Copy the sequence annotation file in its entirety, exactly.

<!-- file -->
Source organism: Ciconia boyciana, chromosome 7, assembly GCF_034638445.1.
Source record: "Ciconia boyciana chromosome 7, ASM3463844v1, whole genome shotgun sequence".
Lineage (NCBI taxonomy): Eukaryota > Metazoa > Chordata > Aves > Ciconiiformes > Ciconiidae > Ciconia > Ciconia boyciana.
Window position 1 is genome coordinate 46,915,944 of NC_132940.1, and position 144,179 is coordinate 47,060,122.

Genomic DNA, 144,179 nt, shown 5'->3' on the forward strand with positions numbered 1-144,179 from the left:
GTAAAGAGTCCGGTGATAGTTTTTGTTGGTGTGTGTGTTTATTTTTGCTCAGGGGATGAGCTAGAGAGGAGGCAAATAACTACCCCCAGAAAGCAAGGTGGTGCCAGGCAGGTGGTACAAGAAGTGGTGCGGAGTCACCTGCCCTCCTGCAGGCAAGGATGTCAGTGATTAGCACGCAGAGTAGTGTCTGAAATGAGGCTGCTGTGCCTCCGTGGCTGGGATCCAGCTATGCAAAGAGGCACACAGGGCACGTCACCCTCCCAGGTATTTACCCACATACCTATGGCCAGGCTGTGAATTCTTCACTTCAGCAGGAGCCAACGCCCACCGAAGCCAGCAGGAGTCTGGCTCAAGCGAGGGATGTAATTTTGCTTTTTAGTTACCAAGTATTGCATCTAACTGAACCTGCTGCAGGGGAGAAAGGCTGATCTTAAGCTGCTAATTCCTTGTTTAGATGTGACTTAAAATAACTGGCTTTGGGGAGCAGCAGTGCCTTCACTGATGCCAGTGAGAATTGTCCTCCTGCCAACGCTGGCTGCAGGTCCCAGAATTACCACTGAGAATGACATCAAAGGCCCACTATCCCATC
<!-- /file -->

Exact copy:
Source organism: Ciconia boyciana, chromosome 7, assembly GCF_034638445.1.
Source record: "Ciconia boyciana chromosome 7, ASM3463844v1, whole genome shotgun sequence".
Lineage (NCBI taxonomy): Eukaryota > Metazoa > Chordata > Aves > Ciconiiformes > Ciconiidae > Ciconia > Ciconia boyciana.
Window position 1 is genome coordinate 46,915,944 of NC_132940.1, and position 144,179 is coordinate 47,060,122.

Genomic DNA, 144,179 nt, shown 5'->3' on the forward strand with positions numbered 1-144,179 from the left:
GTAAAGAGTCCGGTGATAGTTTTTGTTGGTGTGTGTGTTTATTTTTGCTCAGGGGATGAGCTAGAGAGGAGGCAAATAACTACCCCCAGAAAGCAAGGTGGTGCCAGGCAGGTGGTACAAGAAGTGGTGCGGAGTCACCTGCCCTCCTGCAGGCAAGGATGTCAGTGATTAGCACGCAGAGTAGTGTCTGAAATGAGGCTGCTGTGCCTCCGTGGCTGGGATCCAGCTATGCAAAGAGGCACACAGGGCACGTCACCCTCCCAGGTATTTACCCACATACCTATGGCCAGGCTGTGAATTCTTCACTTCAGCAGGAGCCAACGCCCACCGAAGCCAGCAGGAGTCTGGCTCAAGCGAGGGATGTAATTTTGCTTTTTAGTTACCAAGTATTGCATCTAACTGAACCTGCTGCAGGGGAGAAAGGCTGATCTTAAGCTGCTAATTCCTTGTTTAGATGTGACTTAAAATAACTGGCTTTGGGGAGCAGCAGTGCCTTCACTGATGCCAGTGAGAATTGTCCTCCTGCCAACGCTGGCTGCAGGTCCCAGAATTACCACTGAGAATGACATCAAAGGCCCACTATCCCATC